- Your cursor should blink in the search bar. Just copy and paste this line
%userprofile%\AppData\Local\Microsoft\Windows\Temporary Internet Files\Content.IE5
and tap Enter. If this happened to you when using Firefox, please use this line instead: %userprofile%\AppData\Local\temp (Thanks to Paul who commented below for this tip!)This will open the special folder where temporary downloaded files are saved. Annoyingly, Windows doesn’t show you this folder unless you manually type it.
- We now need to show the hidden system files where Windows saved your files. Click Alt+T to show the Tools menu. Click the fourth option, “Folders options”.
- You should now see the Folder Options dialog box. At the top, choose the ‘View’ tab to see the Advanced Settings. Under ‘Hidden files and folders’, choose the option ‘Show hidden files, folders and drives’.
- Underneath, uncheck the box of the option ‘Hide protected operating system files (Recommended)’. Approve the warning message by clicking ‘Yes’. Don’t worry, we’ll put everything back to place later. Click OK to close the dialog box.
- You should now see many more folders and icons. Some will appear a bit transparent – that means they’re hidden files.
- The folder will contains many folders that have strange names like ANH4N2W1, etc. Your files will be in one of them. The easiest way to find the file is by sorting the list by ‘Date modified’ and opening each folder at a time. Just click Alt+V to show the View menu, then choose Sort by, and ‘Date Modified’ and ‘Descending’ to show the latest files first.
- Double click to open each folder. You’ll get an annoying warning message each time you do so, just approve it.
- When you open a folder, again sort it by ‘Date Modified’. You can also sort by ‘Type’ to show your Microsoft Word files first.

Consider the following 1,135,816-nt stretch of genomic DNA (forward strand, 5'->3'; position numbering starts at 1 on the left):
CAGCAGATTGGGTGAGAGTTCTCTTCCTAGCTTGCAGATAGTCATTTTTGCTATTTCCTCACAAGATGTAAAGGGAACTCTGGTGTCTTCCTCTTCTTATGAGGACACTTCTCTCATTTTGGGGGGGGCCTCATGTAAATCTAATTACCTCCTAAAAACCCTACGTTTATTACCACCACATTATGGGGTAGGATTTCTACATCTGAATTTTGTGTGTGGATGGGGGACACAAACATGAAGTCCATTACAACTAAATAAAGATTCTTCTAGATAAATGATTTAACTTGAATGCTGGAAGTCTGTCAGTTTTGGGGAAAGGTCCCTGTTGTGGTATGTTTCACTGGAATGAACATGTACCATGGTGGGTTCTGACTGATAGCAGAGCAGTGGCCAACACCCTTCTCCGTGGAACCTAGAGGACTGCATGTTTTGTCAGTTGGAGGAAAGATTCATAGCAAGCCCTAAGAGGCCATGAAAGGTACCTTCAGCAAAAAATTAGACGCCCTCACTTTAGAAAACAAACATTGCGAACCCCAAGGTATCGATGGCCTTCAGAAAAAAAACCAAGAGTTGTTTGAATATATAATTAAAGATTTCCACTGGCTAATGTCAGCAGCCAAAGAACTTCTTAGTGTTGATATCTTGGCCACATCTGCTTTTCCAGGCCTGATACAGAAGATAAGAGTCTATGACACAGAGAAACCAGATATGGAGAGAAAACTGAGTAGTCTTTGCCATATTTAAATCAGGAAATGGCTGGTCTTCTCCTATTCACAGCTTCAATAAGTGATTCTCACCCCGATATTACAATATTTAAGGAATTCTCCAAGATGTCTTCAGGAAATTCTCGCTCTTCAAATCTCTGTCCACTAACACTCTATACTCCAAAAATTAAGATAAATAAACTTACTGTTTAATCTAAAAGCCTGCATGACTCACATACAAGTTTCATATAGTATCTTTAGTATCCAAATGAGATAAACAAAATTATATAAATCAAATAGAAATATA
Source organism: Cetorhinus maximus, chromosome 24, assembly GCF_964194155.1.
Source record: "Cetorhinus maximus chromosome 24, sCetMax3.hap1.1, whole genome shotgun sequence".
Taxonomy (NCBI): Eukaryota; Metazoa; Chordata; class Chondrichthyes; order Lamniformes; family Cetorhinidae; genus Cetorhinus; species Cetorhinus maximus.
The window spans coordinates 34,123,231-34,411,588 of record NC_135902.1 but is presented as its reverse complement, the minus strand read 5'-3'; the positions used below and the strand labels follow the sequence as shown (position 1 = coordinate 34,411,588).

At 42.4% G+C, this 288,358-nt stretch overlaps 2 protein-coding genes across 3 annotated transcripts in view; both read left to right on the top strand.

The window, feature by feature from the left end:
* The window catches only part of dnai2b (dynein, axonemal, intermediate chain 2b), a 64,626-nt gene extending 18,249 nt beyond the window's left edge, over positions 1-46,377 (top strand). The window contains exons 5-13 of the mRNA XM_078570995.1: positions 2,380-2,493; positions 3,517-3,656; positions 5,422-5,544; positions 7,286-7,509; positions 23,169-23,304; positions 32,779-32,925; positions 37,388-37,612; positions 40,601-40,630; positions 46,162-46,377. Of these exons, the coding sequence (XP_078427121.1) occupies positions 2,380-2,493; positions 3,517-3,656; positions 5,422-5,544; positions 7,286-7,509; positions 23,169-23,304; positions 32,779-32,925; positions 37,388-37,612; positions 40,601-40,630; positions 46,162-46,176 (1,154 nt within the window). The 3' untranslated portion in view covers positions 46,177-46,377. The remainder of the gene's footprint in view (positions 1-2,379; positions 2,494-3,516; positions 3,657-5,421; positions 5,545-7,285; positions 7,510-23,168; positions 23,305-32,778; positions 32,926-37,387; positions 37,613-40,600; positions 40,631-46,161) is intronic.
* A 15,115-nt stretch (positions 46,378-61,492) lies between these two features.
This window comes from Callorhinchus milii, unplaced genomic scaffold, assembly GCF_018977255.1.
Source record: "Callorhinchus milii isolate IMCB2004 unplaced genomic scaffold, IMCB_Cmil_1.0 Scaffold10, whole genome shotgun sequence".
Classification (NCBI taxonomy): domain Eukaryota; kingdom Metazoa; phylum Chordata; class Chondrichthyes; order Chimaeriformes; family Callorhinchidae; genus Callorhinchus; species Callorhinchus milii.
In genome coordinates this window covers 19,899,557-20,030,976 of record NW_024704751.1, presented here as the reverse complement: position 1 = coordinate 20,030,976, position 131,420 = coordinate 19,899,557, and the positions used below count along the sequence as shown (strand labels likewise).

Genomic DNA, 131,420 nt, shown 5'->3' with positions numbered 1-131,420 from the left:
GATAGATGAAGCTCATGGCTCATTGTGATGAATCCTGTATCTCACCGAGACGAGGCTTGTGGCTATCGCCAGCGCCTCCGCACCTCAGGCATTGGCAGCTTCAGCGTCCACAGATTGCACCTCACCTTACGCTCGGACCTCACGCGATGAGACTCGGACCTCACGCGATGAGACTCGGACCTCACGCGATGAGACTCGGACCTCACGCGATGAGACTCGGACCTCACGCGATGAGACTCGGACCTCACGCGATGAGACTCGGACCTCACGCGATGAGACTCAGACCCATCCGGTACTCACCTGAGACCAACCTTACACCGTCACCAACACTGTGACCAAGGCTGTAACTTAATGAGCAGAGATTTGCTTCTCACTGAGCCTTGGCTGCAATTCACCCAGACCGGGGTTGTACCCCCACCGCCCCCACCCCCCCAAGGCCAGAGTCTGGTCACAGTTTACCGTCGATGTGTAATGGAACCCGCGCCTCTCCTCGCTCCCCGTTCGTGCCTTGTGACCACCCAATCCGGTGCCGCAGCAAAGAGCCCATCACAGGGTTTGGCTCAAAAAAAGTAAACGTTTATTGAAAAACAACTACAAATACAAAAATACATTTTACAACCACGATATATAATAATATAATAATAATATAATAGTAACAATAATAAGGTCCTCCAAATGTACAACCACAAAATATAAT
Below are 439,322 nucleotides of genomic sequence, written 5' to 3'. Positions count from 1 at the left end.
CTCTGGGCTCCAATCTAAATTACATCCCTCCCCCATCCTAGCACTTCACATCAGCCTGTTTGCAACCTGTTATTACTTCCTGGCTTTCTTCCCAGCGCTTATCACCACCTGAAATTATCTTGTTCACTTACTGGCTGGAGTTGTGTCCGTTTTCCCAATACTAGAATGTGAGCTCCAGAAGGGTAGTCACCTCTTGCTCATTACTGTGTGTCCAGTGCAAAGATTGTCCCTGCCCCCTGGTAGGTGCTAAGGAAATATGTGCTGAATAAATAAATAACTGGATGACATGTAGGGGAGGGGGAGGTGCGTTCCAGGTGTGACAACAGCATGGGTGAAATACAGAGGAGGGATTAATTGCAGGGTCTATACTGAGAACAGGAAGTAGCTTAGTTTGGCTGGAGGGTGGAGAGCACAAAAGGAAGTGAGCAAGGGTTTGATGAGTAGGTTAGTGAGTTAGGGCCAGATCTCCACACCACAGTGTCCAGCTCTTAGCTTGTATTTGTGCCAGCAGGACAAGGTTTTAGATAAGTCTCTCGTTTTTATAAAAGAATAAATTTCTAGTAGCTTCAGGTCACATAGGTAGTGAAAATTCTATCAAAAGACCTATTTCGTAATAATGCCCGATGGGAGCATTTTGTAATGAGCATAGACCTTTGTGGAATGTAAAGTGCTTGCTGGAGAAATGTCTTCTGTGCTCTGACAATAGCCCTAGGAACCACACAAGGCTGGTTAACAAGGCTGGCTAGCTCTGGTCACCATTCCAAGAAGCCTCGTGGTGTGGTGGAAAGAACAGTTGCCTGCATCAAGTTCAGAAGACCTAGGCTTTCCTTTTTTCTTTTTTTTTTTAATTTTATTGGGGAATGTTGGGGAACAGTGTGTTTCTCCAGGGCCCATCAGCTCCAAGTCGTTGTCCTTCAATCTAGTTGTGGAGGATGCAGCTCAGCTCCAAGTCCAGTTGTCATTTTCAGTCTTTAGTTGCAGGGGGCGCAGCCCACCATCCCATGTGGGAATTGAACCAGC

- If you’re lucky, you’ll find your missing file in no time. Just notice the file size – if it’s 1 KB you are probably looking at a temporary file created by Word and not at the file you saved. Just copy the files you found to your desktop or to your My Documents folder.
- Check each folder until you find your file. Jump up in the air and thank God if you have found what you’re looking for. My sincerest sympathies if you couldn’t find it.
- When you’re done, you should return Windows to its normal state by hiding again the hidden folders. In Explorer (the file browser window), just click again Alt+T, Folder Options, View tab, and check the box ‘Hide protected operation system files’ and choose the option ‘Don’t show hidden files, folders or drives’.
If it all worked for you, scroll to the bottom of this page and add your comment. I’m so glad I could help. Just remember to never, ever, click ‘open’. Always save documents to the right folder before opening and editing them. It’s safer and would save you trouble. Or consider switching to Google Chrome or the latest version of Internet Explorer. That’ll save you at least this sort of trouble.
16-6-2012 update: I’m really humbled by all the comments – thirteen papers saved thus far! So glad I could help.
27-7-2012 update: Cool! This post has been featured in Wired UK magazine.
11-4-2013 update: Thanks for all the offers for a free drink! I plan a worldwide tour after the 1,000th comment.